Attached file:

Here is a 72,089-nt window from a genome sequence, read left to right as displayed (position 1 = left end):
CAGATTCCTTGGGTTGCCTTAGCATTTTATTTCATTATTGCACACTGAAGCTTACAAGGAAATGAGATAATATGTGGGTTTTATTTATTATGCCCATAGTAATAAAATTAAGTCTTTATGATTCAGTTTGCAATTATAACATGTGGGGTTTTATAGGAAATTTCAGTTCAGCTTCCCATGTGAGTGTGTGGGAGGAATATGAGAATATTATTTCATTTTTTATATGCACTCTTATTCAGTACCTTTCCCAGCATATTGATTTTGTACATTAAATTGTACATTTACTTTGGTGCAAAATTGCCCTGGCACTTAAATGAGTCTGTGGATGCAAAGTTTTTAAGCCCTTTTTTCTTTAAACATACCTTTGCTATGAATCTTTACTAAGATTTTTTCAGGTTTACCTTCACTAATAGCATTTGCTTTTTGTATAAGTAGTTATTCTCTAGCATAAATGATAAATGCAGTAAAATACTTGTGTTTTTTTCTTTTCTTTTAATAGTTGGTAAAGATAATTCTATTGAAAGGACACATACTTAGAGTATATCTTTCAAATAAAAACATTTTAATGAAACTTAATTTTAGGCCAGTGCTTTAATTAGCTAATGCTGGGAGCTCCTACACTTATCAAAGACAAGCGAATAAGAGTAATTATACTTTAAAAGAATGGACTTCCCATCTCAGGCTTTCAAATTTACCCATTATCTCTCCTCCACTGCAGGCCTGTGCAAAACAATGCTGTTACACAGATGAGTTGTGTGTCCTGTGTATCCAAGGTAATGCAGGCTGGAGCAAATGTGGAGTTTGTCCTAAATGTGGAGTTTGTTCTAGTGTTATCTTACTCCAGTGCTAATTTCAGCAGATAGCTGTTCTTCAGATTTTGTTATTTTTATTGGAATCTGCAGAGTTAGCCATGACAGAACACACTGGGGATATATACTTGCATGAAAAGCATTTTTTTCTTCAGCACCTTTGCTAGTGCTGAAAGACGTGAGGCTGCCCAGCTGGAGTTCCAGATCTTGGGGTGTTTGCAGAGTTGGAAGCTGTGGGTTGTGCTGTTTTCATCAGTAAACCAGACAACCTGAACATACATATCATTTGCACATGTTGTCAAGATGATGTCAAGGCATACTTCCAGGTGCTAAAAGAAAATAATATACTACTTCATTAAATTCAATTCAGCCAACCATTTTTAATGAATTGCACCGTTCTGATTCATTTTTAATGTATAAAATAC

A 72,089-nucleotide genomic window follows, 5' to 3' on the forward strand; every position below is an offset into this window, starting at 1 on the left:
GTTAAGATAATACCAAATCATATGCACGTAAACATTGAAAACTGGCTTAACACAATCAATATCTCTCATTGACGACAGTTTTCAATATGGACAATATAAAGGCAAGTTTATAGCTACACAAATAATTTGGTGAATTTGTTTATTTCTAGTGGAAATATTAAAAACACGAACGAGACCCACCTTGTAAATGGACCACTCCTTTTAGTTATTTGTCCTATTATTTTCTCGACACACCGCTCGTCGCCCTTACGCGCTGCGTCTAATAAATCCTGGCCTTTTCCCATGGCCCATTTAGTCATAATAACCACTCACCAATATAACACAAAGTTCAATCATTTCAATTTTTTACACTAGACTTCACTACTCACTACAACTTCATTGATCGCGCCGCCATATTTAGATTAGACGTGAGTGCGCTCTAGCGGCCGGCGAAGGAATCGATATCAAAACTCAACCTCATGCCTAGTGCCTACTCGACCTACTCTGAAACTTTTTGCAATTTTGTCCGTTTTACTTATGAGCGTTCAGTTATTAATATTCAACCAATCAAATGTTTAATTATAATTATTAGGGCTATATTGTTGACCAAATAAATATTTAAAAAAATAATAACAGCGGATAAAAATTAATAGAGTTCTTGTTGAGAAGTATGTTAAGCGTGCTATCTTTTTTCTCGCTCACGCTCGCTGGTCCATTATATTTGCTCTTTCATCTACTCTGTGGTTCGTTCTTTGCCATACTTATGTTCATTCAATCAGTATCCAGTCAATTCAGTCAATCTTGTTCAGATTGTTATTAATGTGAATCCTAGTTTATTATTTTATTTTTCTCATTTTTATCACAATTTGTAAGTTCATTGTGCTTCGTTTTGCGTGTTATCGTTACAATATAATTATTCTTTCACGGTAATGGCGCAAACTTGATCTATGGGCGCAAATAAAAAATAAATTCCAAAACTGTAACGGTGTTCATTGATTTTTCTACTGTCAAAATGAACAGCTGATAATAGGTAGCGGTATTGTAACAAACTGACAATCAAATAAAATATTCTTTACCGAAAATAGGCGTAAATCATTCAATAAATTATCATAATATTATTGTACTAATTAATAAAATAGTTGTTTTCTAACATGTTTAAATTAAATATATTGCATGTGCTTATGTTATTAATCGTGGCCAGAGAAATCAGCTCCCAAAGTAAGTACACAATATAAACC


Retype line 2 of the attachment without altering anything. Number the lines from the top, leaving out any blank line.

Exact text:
CAGATTCCTTGGGTTGCCTTAGCATTTTATTTCATTATTGCACACTGAAGCTTACAAGGAAATGAGATAATATGTGGGTTTTATTTATTATGCCCATAGTAATAAAATTAAGTCTTTATGATTCAGTTTGCAATTATAACATGTGGGGTTTTATAGGAAATTTCAGTTCAGCTTCCCATGTGAGTGTGTGGGAGGAATATGAGAATATTATTTCATTTTTTATATGCACTCTTATTCAGTACCTTTCCCAGCATATTGATTTTGTACATTAAATTGTACATTTACTTTGGTGCAAAATTGCCCTGGCACTTAAATGAGTCTGTGGATGCAAAGTTTTTAAGCCCTTTTTTCTTTAAACATACCTTTGCTATGAATCTTTACTAAGATTTTTTCAGGTTTACCTTCACTAATAGCATTTGCTTTTTGTATAAGTAGTTATTCTCTAGCATAAATGATAAATGCAGTAAAATACTTGTGTTTTTTTCTTTTCTTTTAATAGTTGGTAAAGATAATTCTATTGAAAGGACACATACTTAGAGTATATCTTTCAAATAAAAACATTTTAATGAAACTTAATTTTAGGCCAGTGCTTTAATTAGCTAATGCTGGGAGCTCCTACACTTATCAAAGACAAGCGAATAAGAGTAATTATACTTTAAAAGAATGGACTTCCCATCTCAGGCTTTCAAATTTACCCATTATCTCTCCTCCACTGCAGGCCTGTGCAAAACAATGCTGTTACACAGATGAGTTGTGTGTCCTGTGTATCCAAGGTAATGCAGGCTGGAGCAAATGTGGAGTTTGTCCTAAATGTGGAGTTTGTTCTAGTGTTATCTTACTCCAGTGCTAATTTCAGCAGATAGCTGTTCTTCAGATTTTGTTATTTTTATTGGAATCTGCAGAGTTAGCCATGACAGAACACACTGGGGATATATACTTGCATGAAAAGCATTTTTTTCTTCAGCACCTTTGCTAGTGCTGAAAGACGTGAGGCTGCCCAGCTGGAGTTCCAGATCTTGGGGTGTTTGCAGAGTTGGAAGCTGTGGGTTGTGCTGTTTTCATCAGTAAACCAGACAACCTGAACATACATATCATTTGCACATGTTGTCAAGATGATGTCAAGGCATACTTCCAGGTGCTAAAAGAAAATAATATACTACTTCATTAAATTCAATTCAGCCAACCATTTTTAATGAATTGCACCGTTCTGATTCATTTTTAATGTATAAAATAC